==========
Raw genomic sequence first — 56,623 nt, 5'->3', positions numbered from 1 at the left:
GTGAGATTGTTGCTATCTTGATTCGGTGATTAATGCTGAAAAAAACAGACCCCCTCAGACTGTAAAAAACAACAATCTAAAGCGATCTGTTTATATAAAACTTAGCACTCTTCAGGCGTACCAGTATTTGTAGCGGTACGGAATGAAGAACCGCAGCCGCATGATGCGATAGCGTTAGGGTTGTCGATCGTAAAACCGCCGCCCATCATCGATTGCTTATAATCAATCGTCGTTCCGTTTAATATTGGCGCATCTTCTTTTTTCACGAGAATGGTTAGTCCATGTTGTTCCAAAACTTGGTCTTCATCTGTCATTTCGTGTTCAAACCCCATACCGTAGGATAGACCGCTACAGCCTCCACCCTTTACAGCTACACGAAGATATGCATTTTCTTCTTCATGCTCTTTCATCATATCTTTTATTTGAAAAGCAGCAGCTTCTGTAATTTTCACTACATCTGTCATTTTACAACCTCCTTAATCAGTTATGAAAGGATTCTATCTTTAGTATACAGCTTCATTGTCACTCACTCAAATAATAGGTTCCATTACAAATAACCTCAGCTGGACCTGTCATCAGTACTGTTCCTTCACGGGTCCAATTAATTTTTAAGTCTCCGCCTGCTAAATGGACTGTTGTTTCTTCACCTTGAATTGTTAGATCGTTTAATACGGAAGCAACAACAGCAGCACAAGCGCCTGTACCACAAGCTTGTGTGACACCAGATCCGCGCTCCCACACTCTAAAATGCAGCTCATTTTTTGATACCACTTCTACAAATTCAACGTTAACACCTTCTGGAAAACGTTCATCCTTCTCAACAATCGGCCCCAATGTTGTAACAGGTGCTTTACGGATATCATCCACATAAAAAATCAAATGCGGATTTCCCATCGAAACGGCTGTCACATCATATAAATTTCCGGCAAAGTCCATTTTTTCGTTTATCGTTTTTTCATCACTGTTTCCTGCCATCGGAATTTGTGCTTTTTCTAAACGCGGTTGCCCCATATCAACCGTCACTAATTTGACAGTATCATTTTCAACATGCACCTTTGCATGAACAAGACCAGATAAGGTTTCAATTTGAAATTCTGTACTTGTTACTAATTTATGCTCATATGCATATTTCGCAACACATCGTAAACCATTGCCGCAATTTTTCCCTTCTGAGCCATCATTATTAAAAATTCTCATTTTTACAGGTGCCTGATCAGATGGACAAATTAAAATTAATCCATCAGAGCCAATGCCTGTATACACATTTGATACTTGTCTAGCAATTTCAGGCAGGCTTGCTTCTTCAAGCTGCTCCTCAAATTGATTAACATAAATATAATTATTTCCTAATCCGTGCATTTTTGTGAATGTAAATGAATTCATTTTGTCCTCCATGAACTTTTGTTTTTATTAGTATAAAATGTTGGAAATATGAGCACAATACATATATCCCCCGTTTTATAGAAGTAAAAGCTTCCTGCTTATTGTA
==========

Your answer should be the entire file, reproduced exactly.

Raw genomic sequence first — 56,623 nt, 5'->3', positions numbered from 1 at the left:
GTGAGATTGTTGCTATCTTGATTCGGTGATTAATGCTGAAAAAAACAGACCCCCTCAGACTGTAAAAAACAACAATCTAAAGCGATCTGTTTATATAAAACTTAGCACTCTTCAGGCGTACCAGTATTTGTAGCGGTACGGAATGAAGAACCGCAGCCGCATGATGCGATAGCGTTAGGGTTGTCGATCGTAAAACCGCCGCCCATCATCGATTGCTTATAATCAATCGTCGTTCCGTTTAATATTGGCGCATCTTCTTTTTTCACGAGAATGGTTAGTCCATGTTGTTCCAAAACTTGGTCTTCATCTGTCATTTCGTGTTCAAACCCCATACCGTAGGATAGACCGCTACAGCCTCCACCCTTTACAGCTACACGAAGATATGCATTTTCTTCTTCATGCTCTTTCATCATATCTTTTATTTGAAAAGCAGCAGCTTCTGTAATTTTCACTACATCTGTCATTTTACAACCTCCTTAATCAGTTATGAAAGGATTCTATCTTTAGTATACAGCTTCATTGTCACTCACTCAAATAATAGGTTCCATTACAAATAACCTCAGCTGGACCTGTCATCAGTACTGTTCCTTCACGGGTCCAATTAATTTTTAAGTCTCCGCCTGCTAAATGGACTGTTGTTTCTTCACCTTGAATTGTTAGATCGTTTAATACGGAAGCAACAACAGCAGCACAAGCGCCTGTACCACAAGCTTGTGTGACACCAGATCCGCGCTCCCACACTCTAAAATGCAGCTCATTTTTTGATACCACTTCTACAAATTCAACGTTAACACCTTCTGGAAAACGTTCATCCTTCTCAACAATCGGCCCCAATGTTGTAACAGGTGCTTTACGGATATCATCCACATAAAAAATCAAATGCGGATTTCCCATCGAAACGGCTGTCACATCATATAAATTTCCGGCAAAGTCCATTTTTTCGTTTATCGTTTTTTCATCACTGTTTCCTGCCATCGGAATTTGTGCTTTTTCTAAACGCGGTTGCCCCATATCAACCGTCACTAATTTGACAGTATCATTTTCAACATGCACCTTTGCATGAACAAGACCAGATAAGGTTTCAATTTGAAATTCTGTACTTGTTACTAATTTATGCTCATATGCATATTTCGCAACACATCGTAAACCATTGCCGCAATTTTTCCCTTCTGAGCCATCATTATTAAAAATTCTCATTTTTACAGGTGCCTGATCAGATGGACAAATTAAAATTAATCCATCAGAGCCAATGCCTGTATACACATTTGATACTTGTCTAGCAATTTCAGGCAGGCTTGCTTCTTCAAGCTGCTCCTCAAATTGATTAACATAAATATAATTATTTCCTAATCCGTGCATTTTTGTGAATGTAAATGAATTCATTTTGTCCTCCATGAACTTTTGTTTTTATTAGTATAAAATGTTGGAAATATGAGCACAATACATATATCCCCCGTTTTATAGAAGTAAAAGCTTCCTGCTTATTGTA